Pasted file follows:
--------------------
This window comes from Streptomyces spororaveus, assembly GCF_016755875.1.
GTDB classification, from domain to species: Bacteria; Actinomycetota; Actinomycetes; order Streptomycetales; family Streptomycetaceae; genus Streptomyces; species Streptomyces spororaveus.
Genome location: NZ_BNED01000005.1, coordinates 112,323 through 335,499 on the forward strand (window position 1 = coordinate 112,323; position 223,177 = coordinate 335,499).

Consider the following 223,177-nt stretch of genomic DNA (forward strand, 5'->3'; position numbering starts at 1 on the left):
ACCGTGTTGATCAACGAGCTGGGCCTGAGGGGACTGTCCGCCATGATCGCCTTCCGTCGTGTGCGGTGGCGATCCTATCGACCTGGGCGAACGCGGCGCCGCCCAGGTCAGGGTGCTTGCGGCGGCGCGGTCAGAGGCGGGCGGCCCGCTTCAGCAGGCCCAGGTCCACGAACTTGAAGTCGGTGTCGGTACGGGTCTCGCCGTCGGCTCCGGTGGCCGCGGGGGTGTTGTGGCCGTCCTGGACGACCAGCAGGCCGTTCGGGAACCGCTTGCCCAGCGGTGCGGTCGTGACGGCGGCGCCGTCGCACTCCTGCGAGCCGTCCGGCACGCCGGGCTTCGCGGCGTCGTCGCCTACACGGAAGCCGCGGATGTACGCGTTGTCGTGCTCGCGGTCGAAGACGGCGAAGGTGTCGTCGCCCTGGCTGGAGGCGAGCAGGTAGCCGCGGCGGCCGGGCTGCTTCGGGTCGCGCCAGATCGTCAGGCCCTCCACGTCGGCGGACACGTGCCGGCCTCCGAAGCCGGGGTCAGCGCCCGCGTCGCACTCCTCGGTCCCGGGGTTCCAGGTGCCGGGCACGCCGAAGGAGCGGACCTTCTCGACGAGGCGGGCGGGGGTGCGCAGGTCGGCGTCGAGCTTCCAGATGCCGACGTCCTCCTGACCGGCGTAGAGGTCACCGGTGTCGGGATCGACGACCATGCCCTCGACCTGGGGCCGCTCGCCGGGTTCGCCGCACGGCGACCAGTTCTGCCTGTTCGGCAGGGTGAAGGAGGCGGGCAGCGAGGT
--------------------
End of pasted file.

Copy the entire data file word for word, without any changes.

This window comes from Streptomyces spororaveus, assembly GCF_016755875.1.
GTDB classification, from domain to species: Bacteria; Actinomycetota; Actinomycetes; order Streptomycetales; family Streptomycetaceae; genus Streptomyces; species Streptomyces spororaveus.
Genome location: NZ_BNED01000005.1, coordinates 112,323 through 335,499 on the forward strand (window position 1 = coordinate 112,323; position 223,177 = coordinate 335,499).

Consider the following 223,177-nt stretch of genomic DNA (forward strand, 5'->3'; position numbering starts at 1 on the left):
ACCGTGTTGATCAACGAGCTGGGCCTGAGGGGACTGTCCGCCATGATCGCCTTCCGTCGTGTGCGGTGGCGATCCTATCGACCTGGGCGAACGCGGCGCCGCCCAGGTCAGGGTGCTTGCGGCGGCGCGGTCAGAGGCGGGCGGCCCGCTTCAGCAGGCCCAGGTCCACGAACTTGAAGTCGGTGTCGGTACGGGTCTCGCCGTCGGCTCCGGTGGCCGCGGGGGTGTTGTGGCCGTCCTGGACGACCAGCAGGCCGTTCGGGAACCGCTTGCCCAGCGGTGCGGTCGTGACGGCGGCGCCGTCGCACTCCTGCGAGCCGTCCGGCACGCCGGGCTTCGCGGCGTCGTCGCCTACACGGAAGCCGCGGATGTACGCGTTGTCGTGCTCGCGGTCGAAGACGGCGAAGGTGTCGTCGCCCTGGCTGGAGGCGAGCAGGTAGCCGCGGCGGCCGGGCTGCTTCGGGTCGCGCCAGATCGTCAGGCCCTCCACGTCGGCGGACACGTGCCGGCCTCCGAAGCCGGGGTCAGCGCCCGCGTCGCACTCCTCGGTCCCGGGGTTCCAGGTGCCGGGCACGCCGAAGGAGCGGACCTTCTCGACGAGGCGGGCGGGGGTGCGCAGGTCGGCGTCGAGCTTCCAGATGCCGACGTCCTCCTGACCGGCGTAGAGGTCACCGGTGTCGGGATCGACGACCATGCCCTCGACCTGGGGCCGCTCGCCGGGTTCGCCGCACGGCGACCAGTTCTGCCTGTTCGGCAGGGTGAAGGAGGCGGGCAGCGAGGT